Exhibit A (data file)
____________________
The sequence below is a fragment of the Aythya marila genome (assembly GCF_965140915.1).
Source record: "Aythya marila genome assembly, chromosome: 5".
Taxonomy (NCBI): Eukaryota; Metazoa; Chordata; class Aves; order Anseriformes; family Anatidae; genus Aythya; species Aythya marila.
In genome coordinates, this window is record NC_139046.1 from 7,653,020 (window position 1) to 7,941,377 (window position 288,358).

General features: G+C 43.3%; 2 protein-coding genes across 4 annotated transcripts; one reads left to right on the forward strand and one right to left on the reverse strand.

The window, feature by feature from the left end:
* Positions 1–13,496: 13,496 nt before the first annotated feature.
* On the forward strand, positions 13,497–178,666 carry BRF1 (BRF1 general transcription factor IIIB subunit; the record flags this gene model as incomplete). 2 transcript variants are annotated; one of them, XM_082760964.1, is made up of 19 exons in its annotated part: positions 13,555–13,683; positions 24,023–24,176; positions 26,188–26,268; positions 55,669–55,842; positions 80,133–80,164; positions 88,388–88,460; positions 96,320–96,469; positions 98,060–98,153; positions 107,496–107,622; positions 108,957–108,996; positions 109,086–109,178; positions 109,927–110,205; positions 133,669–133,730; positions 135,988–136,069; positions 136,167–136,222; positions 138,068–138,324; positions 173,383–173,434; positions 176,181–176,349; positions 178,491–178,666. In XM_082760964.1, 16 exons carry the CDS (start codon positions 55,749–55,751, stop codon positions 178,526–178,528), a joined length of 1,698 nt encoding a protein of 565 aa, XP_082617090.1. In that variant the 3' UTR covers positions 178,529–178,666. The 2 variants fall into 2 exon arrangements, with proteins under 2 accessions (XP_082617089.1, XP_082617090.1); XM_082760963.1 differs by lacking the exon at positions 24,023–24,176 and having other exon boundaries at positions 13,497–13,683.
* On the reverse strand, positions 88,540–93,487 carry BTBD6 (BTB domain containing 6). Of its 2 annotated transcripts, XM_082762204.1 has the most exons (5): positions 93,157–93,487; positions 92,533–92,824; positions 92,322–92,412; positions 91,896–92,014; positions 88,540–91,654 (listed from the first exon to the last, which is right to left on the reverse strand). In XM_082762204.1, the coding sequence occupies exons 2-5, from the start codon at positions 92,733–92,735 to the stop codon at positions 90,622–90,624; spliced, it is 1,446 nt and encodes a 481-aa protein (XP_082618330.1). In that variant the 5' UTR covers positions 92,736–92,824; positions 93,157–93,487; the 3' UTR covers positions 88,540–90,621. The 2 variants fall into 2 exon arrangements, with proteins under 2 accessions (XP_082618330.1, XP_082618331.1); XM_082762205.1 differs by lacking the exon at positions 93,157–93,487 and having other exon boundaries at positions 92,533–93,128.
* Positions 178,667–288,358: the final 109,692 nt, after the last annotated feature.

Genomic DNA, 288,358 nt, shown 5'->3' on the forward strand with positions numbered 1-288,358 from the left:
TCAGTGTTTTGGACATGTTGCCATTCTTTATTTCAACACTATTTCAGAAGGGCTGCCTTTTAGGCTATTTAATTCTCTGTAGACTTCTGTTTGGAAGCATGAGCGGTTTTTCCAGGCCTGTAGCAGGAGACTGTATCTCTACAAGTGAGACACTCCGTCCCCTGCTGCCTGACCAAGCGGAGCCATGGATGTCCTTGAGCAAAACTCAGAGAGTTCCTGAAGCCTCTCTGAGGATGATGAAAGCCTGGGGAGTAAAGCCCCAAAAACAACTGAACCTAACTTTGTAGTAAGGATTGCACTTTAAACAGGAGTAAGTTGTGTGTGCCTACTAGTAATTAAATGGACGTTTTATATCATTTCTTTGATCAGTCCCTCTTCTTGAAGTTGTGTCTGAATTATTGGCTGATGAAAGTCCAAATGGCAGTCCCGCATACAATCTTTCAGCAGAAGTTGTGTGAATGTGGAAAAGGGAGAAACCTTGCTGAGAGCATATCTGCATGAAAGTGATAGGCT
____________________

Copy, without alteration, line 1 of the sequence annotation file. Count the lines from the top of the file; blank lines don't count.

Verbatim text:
The sequence below is a fragment of the Aythya marila genome (assembly GCF_965140915.1).